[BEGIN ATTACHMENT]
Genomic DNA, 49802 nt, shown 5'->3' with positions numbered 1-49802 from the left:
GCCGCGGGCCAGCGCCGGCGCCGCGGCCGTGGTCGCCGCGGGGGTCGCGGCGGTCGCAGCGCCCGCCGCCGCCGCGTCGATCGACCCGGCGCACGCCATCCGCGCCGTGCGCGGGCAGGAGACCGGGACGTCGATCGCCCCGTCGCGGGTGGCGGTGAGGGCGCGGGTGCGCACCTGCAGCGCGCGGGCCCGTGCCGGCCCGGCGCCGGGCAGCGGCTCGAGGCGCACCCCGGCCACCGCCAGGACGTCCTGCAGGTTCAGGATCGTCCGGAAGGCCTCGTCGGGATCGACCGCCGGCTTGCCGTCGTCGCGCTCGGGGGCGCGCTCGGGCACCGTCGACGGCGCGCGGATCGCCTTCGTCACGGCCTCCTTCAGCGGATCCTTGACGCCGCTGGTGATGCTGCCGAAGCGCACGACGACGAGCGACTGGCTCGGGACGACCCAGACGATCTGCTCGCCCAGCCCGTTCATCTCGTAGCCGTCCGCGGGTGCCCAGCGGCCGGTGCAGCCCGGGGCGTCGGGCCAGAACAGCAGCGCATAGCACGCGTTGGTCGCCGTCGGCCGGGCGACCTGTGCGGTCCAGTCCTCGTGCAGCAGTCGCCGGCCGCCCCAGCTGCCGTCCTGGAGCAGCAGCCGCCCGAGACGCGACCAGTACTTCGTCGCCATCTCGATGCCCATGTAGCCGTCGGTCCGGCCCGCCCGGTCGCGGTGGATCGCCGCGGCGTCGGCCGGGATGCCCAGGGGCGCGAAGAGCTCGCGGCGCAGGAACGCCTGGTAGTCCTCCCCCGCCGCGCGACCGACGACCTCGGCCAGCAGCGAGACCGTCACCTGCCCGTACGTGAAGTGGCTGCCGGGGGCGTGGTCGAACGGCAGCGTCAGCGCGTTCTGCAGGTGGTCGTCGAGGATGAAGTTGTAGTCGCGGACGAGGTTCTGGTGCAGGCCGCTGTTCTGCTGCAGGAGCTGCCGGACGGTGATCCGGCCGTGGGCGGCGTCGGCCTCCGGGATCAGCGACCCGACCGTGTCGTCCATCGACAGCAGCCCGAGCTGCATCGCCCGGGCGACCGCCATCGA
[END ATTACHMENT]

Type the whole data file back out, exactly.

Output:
Genomic DNA, 49802 nt, shown 5'->3' with positions numbered 1-49802 from the left:
GCCGCGGGCCAGCGCCGGCGCCGCGGCCGTGGTCGCCGCGGGGGTCGCGGCGGTCGCAGCGCCCGCCGCCGCCGCGTCGATCGACCCGGCGCACGCCATCCGCGCCGTGCGCGGGCAGGAGACCGGGACGTCGATCGCCCCGTCGCGGGTGGCGGTGAGGGCGCGGGTGCGCACCTGCAGCGCGCGGGCCCGTGCCGGCCCGGCGCCGGGCAGCGGCTCGAGGCGCACCCCGGCCACCGCCAGGACGTCCTGCAGGTTCAGGATCGTCCGGAAGGCCTCGTCGGGATCGACCGCCGGCTTGCCGTCGTCGCGCTCGGGGGCGCGCTCGGGCACCGTCGACGGCGCGCGGATCGCCTTCGTCACGGCCTCCTTCAGCGGATCCTTGACGCCGCTGGTGATGCTGCCGAAGCGCACGACGACGAGCGACTGGCTCGGGACGACCCAGACGATCTGCTCGCCCAGCCCGTTCATCTCGTAGCCGTCCGCGGGTGCCCAGCGGCCGGTGCAGCCCGGGGCGTCGGGCCAGAACAGCAGCGCATAGCACGCGTTGGTCGCCGTCGGCCGGGCGACCTGTGCGGTCCAGTCCTCGTGCAGCAGTCGCCGGCCGCCCCAGCTGCCGTCCTGGAGCAGCAGCCGCCCGAGACGCGACCAGTACTTCGTCGCCATCTCGATGCCCATGTAGCCGTCGGTCCGGCCCGCCCGGTCGCGGTGGATCGCCGCGGCGTCGGCCGGGATGCCCAGGGGCGCGAAGAGCTCGCGGCGCAGGAACGCCTGGTAGTCCTCCCCCGCCGCGCGACCGACGACCTCGGCCAGCAGCGAGACCGTCACCTGCCCGTACGTGAAGTGGCTGCCGGGGGCGTGGTCGAACGGCAGCGTCAGCGCGTTCTGCAGGTGGTCGTCGAGGATGAAGTTGTAGTCGCGGACGAGGTTCTGGTGCAGGCCGCTGTTCTGCTGCAGGAGCTGCCGGACGGTGATCCGGCCGTGGGCGGCGTCGGCCTCCGGGATCAGCGACCCGACCGTGTCGTCCATCGACAGCAGCCCGAGCTGCATCGCCCGGGCGACCGCCATCGA